NEW YORK, NY — You’ve heard of the cold shoulder, but this new study is taking a closer look at a similarly named but all too different phenomenon—the frozen shoulder. New research suggests some people are more susceptible to a frozen shoulder because of their genes. The study reports a sixfold increased risk of having a frozen shoulder if you possess a certain type of risk gene.
Frozen shoulder, formerly known as adhesive capsulitis, is a type of shoulder pain and immobility that happens to 10% of people at some point in their life. People with the condition develop pain and progressively lose shoulder motion. The exact cause of the frozen shoulder is unknown. However, scientists say it may be a number of factors including a prior injury, aftereffect of surgery, to a separate condition that affects shoulder mobility. The loss of shoulder motion comes from the scarring or thickening of the capsule (fibrosis) around the shoulder joint.
There are other factors that have given some insight into what exactly causes frozen shoulder to happen. People with a history of diabetes, thyroid disease, and smoking have all been associated with an increased chance of experiencing a frozen shoulder. More recently, some researchers have observed a higher risk in people with family members who have had a frozen shoulder before—suggesting the condition may be genetic.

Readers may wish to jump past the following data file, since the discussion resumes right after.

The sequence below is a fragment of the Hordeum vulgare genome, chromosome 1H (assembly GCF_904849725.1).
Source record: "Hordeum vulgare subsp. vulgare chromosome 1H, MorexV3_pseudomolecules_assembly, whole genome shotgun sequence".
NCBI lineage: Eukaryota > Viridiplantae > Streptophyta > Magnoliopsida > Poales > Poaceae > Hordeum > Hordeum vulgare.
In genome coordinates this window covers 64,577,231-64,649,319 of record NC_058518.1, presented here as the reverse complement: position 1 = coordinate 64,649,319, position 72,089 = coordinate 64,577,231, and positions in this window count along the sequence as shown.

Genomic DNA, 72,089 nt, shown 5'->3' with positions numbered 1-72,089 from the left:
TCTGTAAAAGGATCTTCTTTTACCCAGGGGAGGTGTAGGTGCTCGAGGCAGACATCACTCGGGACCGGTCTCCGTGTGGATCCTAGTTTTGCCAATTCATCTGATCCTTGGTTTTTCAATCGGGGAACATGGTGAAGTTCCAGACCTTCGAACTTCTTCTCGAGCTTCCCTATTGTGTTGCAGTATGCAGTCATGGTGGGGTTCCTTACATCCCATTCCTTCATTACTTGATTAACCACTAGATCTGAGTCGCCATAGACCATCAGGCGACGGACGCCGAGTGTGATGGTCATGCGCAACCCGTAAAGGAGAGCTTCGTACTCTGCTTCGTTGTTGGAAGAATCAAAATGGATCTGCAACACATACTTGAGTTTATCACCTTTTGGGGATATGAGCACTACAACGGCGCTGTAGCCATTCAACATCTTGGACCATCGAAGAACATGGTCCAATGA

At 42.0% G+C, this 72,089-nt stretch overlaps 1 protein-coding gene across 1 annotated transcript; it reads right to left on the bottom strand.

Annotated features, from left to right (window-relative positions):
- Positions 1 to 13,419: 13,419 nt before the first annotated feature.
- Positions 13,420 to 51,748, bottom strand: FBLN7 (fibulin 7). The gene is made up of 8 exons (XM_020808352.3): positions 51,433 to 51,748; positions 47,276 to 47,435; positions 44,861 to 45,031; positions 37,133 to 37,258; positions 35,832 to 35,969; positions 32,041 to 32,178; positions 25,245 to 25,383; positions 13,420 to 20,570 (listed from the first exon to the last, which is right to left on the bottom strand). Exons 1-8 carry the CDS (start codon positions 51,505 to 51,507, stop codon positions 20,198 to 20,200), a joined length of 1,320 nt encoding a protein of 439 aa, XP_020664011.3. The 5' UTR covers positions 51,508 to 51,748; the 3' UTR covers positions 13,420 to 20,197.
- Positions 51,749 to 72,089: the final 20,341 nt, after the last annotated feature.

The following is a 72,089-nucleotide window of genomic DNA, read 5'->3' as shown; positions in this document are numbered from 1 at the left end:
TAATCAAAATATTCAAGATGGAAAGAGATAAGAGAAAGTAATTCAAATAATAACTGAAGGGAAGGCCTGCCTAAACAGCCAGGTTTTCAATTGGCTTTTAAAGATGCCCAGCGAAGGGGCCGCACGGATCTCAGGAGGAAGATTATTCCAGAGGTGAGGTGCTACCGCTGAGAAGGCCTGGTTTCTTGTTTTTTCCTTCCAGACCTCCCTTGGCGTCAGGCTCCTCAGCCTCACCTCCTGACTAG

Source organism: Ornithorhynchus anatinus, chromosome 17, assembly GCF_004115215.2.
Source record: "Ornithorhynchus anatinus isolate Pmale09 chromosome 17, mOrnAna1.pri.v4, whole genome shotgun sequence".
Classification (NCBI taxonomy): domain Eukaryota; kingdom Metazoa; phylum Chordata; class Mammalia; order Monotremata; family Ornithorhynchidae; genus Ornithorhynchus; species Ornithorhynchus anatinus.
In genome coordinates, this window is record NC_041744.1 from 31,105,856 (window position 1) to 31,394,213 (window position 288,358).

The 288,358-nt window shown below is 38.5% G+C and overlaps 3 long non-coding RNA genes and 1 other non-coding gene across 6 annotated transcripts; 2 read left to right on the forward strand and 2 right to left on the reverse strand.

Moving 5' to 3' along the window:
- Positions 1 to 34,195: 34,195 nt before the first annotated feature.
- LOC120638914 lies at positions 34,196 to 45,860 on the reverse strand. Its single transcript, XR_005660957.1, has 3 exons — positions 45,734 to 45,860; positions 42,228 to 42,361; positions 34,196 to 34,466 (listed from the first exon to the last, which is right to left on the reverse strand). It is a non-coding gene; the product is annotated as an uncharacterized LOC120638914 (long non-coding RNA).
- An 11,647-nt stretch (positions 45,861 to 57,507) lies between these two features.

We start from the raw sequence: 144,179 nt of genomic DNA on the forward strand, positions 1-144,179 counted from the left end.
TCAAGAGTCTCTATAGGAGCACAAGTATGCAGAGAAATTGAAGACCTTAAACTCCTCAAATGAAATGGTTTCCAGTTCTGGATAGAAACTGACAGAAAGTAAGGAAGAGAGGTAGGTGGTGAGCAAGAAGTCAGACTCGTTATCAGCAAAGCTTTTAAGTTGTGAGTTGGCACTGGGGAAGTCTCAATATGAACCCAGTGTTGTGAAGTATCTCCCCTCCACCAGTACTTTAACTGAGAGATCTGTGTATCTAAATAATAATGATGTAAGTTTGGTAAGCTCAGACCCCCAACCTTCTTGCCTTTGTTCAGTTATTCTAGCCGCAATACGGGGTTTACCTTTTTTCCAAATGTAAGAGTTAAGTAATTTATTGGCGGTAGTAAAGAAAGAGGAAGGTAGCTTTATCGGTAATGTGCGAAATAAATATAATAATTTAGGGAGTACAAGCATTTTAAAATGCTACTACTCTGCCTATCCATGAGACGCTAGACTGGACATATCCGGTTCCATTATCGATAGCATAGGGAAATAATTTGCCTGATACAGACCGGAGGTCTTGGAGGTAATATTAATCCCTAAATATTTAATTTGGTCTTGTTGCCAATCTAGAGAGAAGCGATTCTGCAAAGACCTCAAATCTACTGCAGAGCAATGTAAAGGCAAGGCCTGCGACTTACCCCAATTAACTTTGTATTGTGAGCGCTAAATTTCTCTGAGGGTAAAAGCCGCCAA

To determine if frozen shoulder is a genetic condition, researchers from New York conducted a genome-wide association study to search for specific genes that may be related to frozen shoulder. The team collected genetic data using a large British public database of over 500,000 patients. From 500,000 the sample size was narrowed down to 2,142 patients with a history of adhesive capsulitis along with people without the condition.
Three genes caught the attention of the team. The first was gene variants found in a chromosome site called WNT7B. The finding aligns with prior studies that found a possible link between WNT7B and frozen shoulder along with other orthopedic-related conditions. The other two associations took place on an unreported genetic locus found near genes for POU1F1 and MAU2.
Possessing all three gene variants was linked to a nearly sixfold increase in the chances of having frozen shoulder. Understanding the genetic causes of the frozen shoulder could help researchers know what activates the genes, how to prevent it, and how to best treat it. For example, genes found on the WNT7B loci site are involved in creating bone-forming cells called osteoblasts and regulating fibrosis.
The other two new genetic sites identified in the study play a role in cell division, which could provide a cellular mechanism for how a frozen shoulder occurs in the first place.
The study is published in The Journal of Bone & Joint Surgery.